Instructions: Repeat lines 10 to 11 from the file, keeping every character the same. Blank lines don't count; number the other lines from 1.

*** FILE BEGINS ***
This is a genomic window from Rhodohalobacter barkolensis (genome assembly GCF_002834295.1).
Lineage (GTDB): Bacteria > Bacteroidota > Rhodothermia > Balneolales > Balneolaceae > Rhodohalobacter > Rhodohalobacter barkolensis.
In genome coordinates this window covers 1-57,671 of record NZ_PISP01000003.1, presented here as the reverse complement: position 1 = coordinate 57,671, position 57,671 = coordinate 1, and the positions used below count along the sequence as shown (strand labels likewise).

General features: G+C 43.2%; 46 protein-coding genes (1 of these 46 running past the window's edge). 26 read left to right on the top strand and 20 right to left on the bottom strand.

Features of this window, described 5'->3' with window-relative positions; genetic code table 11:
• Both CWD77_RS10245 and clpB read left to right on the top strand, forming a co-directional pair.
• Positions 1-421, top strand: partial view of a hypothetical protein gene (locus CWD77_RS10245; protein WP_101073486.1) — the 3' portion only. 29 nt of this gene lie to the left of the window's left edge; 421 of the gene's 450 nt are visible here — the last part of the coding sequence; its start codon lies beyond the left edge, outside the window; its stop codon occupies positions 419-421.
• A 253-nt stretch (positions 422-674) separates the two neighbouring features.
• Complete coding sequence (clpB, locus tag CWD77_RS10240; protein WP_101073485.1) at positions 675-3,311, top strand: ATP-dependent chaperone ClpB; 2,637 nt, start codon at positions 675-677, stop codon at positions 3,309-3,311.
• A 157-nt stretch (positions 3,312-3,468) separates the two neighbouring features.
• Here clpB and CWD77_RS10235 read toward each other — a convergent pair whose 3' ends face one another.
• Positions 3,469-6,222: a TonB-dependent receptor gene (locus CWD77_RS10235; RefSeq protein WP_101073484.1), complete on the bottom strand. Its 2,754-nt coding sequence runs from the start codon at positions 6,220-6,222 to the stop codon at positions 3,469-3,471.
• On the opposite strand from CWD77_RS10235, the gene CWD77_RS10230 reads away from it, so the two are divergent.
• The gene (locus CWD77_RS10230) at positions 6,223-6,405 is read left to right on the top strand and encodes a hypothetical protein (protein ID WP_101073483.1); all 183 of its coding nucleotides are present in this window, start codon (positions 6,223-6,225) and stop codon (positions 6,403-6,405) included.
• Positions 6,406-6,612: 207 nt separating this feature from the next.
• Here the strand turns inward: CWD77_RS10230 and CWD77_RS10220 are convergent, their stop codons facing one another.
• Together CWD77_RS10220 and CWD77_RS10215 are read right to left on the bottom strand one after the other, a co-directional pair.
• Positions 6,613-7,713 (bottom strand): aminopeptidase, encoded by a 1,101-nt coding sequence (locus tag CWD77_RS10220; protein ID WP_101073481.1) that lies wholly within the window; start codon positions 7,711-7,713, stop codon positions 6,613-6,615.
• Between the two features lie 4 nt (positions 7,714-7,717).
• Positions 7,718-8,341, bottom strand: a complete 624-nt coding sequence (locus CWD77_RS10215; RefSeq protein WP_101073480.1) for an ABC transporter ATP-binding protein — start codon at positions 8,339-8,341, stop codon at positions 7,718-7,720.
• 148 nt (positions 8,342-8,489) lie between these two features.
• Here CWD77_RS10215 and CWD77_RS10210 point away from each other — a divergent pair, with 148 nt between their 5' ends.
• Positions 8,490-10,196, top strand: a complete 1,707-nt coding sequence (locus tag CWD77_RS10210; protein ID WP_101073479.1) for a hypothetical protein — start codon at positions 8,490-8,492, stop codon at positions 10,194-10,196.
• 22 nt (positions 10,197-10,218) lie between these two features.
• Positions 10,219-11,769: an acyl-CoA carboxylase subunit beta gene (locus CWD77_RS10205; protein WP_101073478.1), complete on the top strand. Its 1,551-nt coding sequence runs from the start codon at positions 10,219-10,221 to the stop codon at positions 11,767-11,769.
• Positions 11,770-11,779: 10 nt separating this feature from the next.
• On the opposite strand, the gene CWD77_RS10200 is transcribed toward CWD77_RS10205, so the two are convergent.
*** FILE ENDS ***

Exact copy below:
• A 157-nt stretch (positions 3,312-3,468) separates the two neighbouring features.
• Here clpB and CWD77_RS10235 read toward each other — a convergent pair whose 3' ends face one another.